Russian Foreign Minister Sergei Lavrov (L) shake hands with peace envoy Lakhdar Brahimi in Moscow on December 29, 2012
Russian Foreign Minister Sergei Lavrov (L) shake hands with UN-Arab League peace envoy Lakhdar Brahimi as they arrive for talks in Moscow, on December 29, 2012. The second round of Russia-US consultations on Syria involving Brahimi will be held in Geneva on Friday, Moscow's top negotiator in the talks said Wednesday. © Kirill Kudryavtsev - AFP/File
Russian Foreign Minister Sergei Lavrov (L) shake hands with peace envoy Lakhdar Brahimi in Moscow on December 29, 2012
Last updated: January 9, 2013

New Russia-US Syria talks with Brahimi due Friday

Moscow and Washington's pointmen on Syria will meet global mediator Lakhdar Brahimi in Geneva on Friday for fresh talks, Russia's Middle East negotiator said on Wednesday.

Often referred to as "The Three Bs," Russian Deputy Foreign Minister Mikhail Bogdanov, US Undersecretary of State William Burns and UN-Arab League envoy Brahimi have taken an increasingly central role in the search for an end to the 22-month-old conflict.

The last round of consultations in December resulted in leaked reports of a joint Russia-US initiative on moving toward a transition government that the armed opposition could embrace.

But Russian Foreign Minister Sergei Lavrov revealed while hosting Brahimi at the end of December that Syrian President Bashar al-Assad had told the mediator he had no intention of stepping down.

Brahimi later claimed to have the outlines of a peace initiative that he said all sides could subscribe to, aimed at ending the bloodshed that the United Nations estimates has claimed more than 60,000 lives.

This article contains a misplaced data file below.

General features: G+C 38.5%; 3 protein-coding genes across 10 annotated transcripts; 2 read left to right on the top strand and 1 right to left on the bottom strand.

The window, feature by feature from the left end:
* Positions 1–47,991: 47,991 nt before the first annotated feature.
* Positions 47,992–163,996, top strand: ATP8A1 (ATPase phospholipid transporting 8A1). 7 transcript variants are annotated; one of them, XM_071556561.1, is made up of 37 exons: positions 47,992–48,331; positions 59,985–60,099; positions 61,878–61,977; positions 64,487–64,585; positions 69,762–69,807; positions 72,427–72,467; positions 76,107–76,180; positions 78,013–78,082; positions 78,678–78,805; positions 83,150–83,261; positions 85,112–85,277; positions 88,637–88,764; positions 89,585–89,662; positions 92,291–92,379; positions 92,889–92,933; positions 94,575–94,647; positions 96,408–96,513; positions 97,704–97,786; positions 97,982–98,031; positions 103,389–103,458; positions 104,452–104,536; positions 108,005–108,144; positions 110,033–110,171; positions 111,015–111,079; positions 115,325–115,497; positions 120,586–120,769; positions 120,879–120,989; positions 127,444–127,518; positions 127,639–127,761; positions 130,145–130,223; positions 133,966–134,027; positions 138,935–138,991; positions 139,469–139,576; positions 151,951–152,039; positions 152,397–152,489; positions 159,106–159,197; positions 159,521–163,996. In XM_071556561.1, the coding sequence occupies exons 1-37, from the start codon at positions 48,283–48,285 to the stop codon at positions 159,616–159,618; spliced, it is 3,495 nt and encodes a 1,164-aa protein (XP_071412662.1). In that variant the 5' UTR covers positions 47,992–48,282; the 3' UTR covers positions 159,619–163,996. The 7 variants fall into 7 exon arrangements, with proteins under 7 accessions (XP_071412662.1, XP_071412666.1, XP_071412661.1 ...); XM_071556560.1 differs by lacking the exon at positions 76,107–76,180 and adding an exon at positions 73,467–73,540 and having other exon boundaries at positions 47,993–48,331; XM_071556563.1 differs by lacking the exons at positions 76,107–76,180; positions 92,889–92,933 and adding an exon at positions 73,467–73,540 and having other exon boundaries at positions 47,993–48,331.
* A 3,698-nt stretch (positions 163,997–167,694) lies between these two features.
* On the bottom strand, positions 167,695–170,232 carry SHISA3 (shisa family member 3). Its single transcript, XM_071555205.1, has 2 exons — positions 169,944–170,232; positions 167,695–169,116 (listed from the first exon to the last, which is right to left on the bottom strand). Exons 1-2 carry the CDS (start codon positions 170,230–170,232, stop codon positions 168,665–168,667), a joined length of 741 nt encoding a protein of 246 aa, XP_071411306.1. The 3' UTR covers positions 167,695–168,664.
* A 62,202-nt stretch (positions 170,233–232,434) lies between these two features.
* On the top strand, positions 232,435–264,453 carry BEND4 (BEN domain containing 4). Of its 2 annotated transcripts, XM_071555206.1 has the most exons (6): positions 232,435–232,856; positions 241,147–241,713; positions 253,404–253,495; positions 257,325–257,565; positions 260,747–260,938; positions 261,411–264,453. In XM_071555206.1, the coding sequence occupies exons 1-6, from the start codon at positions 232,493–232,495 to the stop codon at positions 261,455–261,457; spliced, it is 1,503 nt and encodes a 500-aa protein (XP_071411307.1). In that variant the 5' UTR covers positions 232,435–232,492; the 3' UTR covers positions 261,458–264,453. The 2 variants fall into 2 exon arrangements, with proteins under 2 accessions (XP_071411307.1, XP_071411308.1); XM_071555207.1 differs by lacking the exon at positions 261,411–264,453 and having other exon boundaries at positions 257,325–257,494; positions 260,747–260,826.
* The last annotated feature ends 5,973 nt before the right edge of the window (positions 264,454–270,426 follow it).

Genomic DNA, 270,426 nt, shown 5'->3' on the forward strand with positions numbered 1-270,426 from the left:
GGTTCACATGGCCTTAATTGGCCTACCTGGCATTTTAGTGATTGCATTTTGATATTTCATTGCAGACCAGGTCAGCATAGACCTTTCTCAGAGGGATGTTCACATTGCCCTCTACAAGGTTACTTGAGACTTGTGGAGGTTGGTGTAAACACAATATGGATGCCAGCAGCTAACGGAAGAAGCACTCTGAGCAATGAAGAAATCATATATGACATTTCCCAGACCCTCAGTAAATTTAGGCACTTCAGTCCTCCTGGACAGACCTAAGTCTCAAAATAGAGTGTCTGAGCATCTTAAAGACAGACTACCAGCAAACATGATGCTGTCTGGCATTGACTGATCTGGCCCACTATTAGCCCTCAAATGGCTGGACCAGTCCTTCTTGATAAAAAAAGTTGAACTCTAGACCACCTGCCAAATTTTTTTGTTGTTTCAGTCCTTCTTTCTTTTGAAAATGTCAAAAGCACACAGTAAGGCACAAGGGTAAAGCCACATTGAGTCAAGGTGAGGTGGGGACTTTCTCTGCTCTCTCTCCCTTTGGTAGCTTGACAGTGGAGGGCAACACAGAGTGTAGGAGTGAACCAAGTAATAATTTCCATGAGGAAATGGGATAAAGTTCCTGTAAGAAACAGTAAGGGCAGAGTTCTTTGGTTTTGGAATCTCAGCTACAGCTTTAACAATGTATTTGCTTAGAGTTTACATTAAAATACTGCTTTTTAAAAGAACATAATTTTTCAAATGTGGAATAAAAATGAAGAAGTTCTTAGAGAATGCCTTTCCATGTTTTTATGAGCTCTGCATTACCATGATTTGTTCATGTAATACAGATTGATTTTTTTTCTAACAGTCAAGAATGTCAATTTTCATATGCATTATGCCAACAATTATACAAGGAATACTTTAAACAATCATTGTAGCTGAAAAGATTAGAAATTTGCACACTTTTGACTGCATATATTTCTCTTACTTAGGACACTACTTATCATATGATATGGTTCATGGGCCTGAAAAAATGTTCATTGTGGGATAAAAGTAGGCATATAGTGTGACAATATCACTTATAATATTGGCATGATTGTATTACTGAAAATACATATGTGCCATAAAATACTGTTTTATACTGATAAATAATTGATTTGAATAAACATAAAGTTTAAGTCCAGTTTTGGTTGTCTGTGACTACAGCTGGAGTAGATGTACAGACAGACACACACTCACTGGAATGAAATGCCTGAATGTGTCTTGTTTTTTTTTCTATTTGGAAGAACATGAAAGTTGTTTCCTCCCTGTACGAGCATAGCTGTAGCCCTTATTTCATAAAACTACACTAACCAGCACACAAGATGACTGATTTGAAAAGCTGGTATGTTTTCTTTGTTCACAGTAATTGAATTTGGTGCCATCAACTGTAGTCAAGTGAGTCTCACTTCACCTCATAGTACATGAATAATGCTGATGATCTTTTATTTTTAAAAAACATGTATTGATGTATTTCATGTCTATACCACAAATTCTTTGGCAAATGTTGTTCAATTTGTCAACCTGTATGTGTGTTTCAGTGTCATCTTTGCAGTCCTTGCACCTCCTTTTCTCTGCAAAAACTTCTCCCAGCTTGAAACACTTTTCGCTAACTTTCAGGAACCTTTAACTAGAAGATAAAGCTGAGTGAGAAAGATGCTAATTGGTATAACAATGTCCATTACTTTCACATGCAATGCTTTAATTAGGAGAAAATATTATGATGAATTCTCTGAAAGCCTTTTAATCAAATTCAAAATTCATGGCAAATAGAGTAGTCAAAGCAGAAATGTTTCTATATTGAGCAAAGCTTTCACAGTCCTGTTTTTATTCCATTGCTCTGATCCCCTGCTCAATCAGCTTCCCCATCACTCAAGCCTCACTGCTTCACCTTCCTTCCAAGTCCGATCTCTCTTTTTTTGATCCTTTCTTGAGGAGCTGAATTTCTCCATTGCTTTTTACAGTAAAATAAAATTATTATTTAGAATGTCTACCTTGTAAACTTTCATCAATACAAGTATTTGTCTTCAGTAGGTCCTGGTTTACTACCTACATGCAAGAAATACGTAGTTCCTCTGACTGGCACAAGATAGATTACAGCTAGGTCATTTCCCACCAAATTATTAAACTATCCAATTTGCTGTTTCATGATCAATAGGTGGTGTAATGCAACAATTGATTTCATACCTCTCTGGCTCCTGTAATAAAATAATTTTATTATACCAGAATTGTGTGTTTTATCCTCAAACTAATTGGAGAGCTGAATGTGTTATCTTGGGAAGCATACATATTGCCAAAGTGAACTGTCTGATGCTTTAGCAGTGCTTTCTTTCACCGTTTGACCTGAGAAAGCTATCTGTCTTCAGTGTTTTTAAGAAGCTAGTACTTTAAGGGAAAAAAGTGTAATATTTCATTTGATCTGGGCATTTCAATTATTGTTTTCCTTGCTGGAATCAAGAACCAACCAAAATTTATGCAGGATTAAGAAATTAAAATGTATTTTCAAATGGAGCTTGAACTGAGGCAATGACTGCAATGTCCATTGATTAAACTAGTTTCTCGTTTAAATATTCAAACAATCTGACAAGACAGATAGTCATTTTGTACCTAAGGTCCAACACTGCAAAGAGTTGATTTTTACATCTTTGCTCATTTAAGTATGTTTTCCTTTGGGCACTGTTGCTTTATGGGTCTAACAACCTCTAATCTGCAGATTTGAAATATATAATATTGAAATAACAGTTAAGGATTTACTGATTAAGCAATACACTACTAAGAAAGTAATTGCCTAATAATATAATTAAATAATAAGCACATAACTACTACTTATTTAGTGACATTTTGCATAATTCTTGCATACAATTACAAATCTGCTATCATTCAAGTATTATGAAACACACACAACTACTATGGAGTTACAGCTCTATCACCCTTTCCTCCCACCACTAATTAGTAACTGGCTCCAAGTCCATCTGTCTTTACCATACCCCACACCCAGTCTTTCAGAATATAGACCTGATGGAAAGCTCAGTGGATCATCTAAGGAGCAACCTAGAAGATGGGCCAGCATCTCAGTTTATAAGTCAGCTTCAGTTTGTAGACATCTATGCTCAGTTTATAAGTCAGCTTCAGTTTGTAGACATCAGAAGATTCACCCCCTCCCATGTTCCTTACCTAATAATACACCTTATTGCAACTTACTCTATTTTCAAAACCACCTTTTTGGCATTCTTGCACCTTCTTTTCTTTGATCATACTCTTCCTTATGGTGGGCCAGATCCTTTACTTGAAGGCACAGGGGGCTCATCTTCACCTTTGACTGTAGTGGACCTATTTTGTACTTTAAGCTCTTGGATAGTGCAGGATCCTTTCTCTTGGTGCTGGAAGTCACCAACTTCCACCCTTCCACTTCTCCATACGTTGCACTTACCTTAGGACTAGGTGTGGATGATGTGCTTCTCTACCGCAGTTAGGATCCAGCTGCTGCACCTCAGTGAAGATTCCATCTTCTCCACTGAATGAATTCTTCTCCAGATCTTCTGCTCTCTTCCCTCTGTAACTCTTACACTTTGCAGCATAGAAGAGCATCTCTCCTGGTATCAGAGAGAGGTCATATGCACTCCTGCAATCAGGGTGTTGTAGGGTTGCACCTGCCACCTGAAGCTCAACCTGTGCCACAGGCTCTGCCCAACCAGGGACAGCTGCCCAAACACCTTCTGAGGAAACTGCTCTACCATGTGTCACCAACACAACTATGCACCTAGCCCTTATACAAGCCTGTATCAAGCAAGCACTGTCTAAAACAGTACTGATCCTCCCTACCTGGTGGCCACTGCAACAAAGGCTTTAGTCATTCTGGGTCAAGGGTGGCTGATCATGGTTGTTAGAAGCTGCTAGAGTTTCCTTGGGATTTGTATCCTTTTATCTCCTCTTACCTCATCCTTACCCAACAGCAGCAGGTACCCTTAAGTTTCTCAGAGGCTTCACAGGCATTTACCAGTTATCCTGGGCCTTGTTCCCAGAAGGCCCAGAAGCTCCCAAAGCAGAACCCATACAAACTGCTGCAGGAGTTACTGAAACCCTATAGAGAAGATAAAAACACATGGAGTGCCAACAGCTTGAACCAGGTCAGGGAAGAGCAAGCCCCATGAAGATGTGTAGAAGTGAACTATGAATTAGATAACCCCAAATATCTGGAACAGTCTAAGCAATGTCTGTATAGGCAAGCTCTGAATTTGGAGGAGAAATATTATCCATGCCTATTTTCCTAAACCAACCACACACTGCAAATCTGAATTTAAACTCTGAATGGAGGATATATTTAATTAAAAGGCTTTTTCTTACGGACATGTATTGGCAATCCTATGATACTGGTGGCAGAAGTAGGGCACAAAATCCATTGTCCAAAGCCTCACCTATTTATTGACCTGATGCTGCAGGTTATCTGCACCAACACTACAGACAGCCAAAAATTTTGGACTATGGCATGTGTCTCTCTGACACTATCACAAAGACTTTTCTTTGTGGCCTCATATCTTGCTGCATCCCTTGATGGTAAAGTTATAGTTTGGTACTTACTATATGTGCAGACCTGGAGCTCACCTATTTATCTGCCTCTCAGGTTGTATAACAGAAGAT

Moscow has been under intense pressure to urge the leadership of its Middle East ally to accept a face-saving agreement that would see the rebels assume gradual command.

Russian President Vladimir Putin said on two occasions last month that Moscow was not propping up Assad's government while Bogdanov himself told one conference that the regime's days now seemed numbered.

Those comments fell much closer in line with the Western and Arab view of the violence, suggesting a softening of Russia's position and even more political damage for Assad.

But Moscow showed its hard side on Wednesday, with the foreign ministry saying it felt a rare address Assad delivered on Friday -- one ridiculed for its ignorance of reality by both the rebels and Washington -- should be treated with more attention.

Russia said a political solution should be based on a transition plan agreed by world powers in June but never implemented because of the fighting, "and several ideas voiced by Syrian President Assad."

Analysts have recently questioned the actual sway the Kremlin has over Assad.

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